Why do authors sometimes think the stories or ideas He gives us deserve less? Or that they can never be changed or edited or tweaked?
Here’s what I’ve discovered: God gives us the inspiration we need to get started. But that just the beginning. Not the end.

My own example exists in A Soft Breath of Wind. If you want to talk about God “downloading” a story to your brain, this is the one I’d had that experience with. We’d just moved back home after living in Annapolis for years. Xoe was a few months old. A Stray Drop of Blood was just a few months older. I’d had no intention of writing a sequel to it, but as I rocked Xoe one morning, it came to me. Who Quickens the Dead, it was called. That sequel I hadn’t planned to write.

Benjamin and Samuel, all grown up. Two young women, one with the gift of discernment, one who was demon-possessed. In the course of the next two days, this very long and involved story came to me in full detail. I’m talking, sit down and write pages and pages of notes detail. I had full scenes in my head. The complete cast of characters. The themes, the plot, the beautiful Truths I wanted to draw out.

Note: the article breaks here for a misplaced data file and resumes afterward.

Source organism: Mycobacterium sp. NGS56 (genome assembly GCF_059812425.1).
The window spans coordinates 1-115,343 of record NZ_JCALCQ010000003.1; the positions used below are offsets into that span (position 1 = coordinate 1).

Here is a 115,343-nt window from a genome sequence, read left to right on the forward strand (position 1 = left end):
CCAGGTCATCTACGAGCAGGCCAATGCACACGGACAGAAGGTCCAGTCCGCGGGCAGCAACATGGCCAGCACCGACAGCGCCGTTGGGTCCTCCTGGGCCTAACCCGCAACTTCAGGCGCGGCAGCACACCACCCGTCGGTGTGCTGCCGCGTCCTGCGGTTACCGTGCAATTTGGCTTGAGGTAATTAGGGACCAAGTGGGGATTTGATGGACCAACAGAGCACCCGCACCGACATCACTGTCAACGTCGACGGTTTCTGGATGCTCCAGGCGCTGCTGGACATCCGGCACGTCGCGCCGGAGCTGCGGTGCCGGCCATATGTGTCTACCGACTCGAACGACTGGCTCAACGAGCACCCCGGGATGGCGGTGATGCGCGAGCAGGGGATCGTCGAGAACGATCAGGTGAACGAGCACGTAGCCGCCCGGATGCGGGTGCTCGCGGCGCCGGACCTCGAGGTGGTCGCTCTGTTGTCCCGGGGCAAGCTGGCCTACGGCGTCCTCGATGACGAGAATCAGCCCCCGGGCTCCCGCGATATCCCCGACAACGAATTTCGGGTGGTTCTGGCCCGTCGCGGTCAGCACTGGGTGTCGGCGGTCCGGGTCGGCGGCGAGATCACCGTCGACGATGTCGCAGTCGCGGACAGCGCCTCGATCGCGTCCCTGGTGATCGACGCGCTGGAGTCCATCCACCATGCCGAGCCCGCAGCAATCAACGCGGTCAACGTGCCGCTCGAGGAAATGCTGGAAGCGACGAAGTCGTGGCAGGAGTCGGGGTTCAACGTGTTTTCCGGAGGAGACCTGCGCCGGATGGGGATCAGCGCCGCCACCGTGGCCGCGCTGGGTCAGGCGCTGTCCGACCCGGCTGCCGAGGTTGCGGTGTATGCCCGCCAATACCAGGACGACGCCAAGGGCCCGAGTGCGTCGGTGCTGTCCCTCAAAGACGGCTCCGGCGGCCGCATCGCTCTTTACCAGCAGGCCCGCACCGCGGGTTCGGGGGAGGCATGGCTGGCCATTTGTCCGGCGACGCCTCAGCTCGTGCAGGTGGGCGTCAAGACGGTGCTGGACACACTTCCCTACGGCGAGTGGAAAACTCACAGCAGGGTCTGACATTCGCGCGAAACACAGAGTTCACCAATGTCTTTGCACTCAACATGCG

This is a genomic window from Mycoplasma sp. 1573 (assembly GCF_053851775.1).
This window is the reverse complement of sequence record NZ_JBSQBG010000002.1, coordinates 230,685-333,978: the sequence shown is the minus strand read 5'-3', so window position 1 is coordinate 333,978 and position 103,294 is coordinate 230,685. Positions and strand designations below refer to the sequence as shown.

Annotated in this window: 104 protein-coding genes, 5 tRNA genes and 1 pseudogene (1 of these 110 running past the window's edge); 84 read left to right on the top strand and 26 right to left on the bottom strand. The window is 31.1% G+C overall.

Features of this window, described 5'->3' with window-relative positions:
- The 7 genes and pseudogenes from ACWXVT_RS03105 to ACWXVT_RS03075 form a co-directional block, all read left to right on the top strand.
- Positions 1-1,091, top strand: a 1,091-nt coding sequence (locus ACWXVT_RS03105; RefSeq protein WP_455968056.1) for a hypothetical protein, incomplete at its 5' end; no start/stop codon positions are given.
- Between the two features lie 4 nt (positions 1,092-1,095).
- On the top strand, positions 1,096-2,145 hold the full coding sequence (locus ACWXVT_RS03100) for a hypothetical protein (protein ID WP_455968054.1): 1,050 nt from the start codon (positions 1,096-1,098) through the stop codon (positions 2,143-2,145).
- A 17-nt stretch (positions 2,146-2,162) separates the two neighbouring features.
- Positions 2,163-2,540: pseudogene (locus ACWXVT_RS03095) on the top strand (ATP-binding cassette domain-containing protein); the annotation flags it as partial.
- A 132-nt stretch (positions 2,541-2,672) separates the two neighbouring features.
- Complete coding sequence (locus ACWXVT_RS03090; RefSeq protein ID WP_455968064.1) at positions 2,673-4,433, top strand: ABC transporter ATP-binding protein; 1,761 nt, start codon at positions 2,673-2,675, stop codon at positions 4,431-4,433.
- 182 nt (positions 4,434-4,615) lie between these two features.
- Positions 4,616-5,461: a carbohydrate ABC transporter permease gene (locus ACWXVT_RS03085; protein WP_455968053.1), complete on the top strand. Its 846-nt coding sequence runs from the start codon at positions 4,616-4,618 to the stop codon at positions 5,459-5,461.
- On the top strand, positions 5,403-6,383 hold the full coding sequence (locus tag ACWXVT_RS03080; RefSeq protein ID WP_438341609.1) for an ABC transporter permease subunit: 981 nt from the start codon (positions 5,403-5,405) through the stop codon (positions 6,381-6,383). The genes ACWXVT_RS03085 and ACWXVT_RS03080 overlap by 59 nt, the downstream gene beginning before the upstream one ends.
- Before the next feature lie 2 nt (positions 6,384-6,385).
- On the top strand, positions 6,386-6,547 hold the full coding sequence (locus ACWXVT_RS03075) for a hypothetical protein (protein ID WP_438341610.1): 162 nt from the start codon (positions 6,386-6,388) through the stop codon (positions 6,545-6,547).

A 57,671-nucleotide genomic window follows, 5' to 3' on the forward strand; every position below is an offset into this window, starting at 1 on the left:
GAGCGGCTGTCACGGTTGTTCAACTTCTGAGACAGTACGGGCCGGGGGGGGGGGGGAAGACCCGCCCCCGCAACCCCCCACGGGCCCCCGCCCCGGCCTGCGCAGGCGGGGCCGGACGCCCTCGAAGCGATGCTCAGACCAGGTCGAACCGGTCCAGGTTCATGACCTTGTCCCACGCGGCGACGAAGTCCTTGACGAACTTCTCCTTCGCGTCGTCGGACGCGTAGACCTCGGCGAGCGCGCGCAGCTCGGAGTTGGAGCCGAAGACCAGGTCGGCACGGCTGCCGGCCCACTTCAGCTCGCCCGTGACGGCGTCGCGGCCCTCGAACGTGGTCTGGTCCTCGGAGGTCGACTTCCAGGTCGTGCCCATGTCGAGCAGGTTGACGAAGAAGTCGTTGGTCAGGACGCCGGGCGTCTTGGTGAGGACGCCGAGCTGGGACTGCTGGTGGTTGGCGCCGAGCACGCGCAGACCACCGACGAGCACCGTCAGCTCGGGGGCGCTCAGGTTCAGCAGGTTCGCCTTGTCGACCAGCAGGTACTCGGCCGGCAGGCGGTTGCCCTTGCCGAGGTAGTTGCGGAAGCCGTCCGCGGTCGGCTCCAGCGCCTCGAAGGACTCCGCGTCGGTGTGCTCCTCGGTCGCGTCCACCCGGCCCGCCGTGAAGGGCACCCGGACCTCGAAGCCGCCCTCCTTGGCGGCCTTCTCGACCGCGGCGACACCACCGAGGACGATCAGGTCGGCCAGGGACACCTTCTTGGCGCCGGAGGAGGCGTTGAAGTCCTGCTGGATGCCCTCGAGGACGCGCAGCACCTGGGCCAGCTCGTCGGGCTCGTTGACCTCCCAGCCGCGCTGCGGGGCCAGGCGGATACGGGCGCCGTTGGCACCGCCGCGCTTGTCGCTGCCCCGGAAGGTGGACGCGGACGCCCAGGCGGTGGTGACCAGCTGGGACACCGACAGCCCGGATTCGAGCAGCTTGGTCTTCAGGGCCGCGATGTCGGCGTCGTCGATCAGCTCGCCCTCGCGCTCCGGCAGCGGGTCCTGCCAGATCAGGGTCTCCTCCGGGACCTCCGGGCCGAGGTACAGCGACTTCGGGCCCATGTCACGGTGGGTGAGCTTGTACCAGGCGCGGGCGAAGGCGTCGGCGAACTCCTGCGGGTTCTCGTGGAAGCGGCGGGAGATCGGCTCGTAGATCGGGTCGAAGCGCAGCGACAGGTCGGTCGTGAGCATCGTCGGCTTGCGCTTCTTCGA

In that lovely frenzy of inspiration, I sat down and wrote a chapter. And then I screwed up my nose. Because it stank. I knew enough to know that. This, though it exactly followed the inspiration God had given me, was not good enough.
Years went by. I wrote other books. This one was always there, waiting, and a few times I drew it out and fiddled with it. I learned more, I wrote more, I did more, I got other contracts, Stray Drop began genuinely selling. But every time I considered this God-given story, it didn’t take long for me to realize that the time for it wasn’t ripe yet. I wasn’t ready. Maybe I had the inspiration, but I didn’t yet have the ability to make it what it deserved to be.

Seven years later, the moment finally came. And in such a way there was no mistaking it. I was hard at work on a historical romance, just getting started on it, when I had a Skype call with a book club who had just read A Stray Drop of Blood. Now, it had been seven years since that book released–let’s just say, my brain wasn’t really in that mode. But as I talked to these ladies, He moved me to tears at how He was still using this story. And when they asked me if I had a sequel planned and I gave my usual, “Yeah, I have one planned out, I just haven’t had a chance to write it” speech, something stirred within me.